Exemption Certificates give approval for low impact development on a Queensland Heritage Place (a place in the Queensland Heritage Register) that is not covered by the General Exemption Certificate. Applications are limited to development that will not have a detrimental impact on cultural heritage significance or development that is permitted under a Heritage Agreement.
Application for an Exemption Certificate is made directly to EHP. It is simpler and faster than making a development application. Exemption Certificates are mostly used to obtain approval for conservation work and simple projects that do not affect significant parts of a place. Refer to Fact sheet: Exemption Certificates for places in the Queensland Heritage Register for more information.
An application for an Exemption Certificate must be made submitting Form: Exemption Certificate directly to EHP. The application must include supporting information so the impact of the proposal can be fully assessed. The requirements depend on the values of the place. For example, applications for places with archaeological values require a Heritage Impact Statement, the results of an initial archaeological assessment and an archaeological management plan. Refer to Application guide - Exemption Certificates for more information.
To avoid delays associated with making incorrect or incomplete applications, applicants should contact EHP to discuss their proposals prior to making an application. Pre-lodgment meetings are encouraged by EHP and can be arranged by contacting EHP on 13 QGOV (13 74 68) and asking to speak to a heritage officer in your region.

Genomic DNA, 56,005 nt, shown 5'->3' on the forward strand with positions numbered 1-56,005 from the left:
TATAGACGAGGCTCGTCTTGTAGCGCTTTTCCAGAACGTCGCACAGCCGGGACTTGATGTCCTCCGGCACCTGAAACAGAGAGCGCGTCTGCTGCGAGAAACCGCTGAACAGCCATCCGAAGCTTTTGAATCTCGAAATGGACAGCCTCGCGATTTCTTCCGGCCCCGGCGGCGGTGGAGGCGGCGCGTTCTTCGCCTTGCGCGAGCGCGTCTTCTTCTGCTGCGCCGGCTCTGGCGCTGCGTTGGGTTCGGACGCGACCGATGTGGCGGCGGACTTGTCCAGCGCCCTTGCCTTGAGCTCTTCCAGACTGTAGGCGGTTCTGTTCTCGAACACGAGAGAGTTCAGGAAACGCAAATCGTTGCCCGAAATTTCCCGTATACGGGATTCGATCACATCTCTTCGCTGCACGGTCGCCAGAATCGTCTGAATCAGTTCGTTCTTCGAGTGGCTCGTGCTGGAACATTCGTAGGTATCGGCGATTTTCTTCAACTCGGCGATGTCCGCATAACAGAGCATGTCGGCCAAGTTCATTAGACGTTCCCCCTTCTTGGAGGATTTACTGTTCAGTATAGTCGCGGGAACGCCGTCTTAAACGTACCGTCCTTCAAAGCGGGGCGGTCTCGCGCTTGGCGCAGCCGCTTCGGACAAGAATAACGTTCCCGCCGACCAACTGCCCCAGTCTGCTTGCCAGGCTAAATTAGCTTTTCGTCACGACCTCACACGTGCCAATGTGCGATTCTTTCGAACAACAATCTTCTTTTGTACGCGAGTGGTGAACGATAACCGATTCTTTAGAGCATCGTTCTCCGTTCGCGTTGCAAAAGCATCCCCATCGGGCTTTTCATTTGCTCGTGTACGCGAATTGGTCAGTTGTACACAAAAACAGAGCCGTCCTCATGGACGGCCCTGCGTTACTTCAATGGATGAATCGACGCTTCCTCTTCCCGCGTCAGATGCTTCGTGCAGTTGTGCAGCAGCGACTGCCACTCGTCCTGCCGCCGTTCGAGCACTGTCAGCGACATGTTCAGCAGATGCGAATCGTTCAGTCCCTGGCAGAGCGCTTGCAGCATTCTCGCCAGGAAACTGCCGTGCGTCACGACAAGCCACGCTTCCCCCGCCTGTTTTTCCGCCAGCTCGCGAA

Seeking advice from a professional or tradesperson with experience in heritage conservation is strongly recommended.
EHP assesses the impact of each application on the heritage values of the affected place. EHP may ask for more information if required to complete the assessment. Only work that will not have a detrimental impact on the heritage place is approved. Exemption Certificates are granted with specific conditions which must be complied with.
Exemption Certificates are not part of the Integrated Development Assessment System (IDAS) under the Sustainable Planning Act 2009. Under the Sustainable Planning Regulation 2009 all development on a Queensland Heritage Place is assessable development, other than development:
- for which an exemption certificate has been issued
- that is liturgical development under the Queensland Heritage Act
- carried out by the State
- in an urban development area.
Development for which an Exemption Certificate has been given does not require referral for heritage assessment to EHP as part of the IDAS process or to the Queensland Heritage Council for development by the State.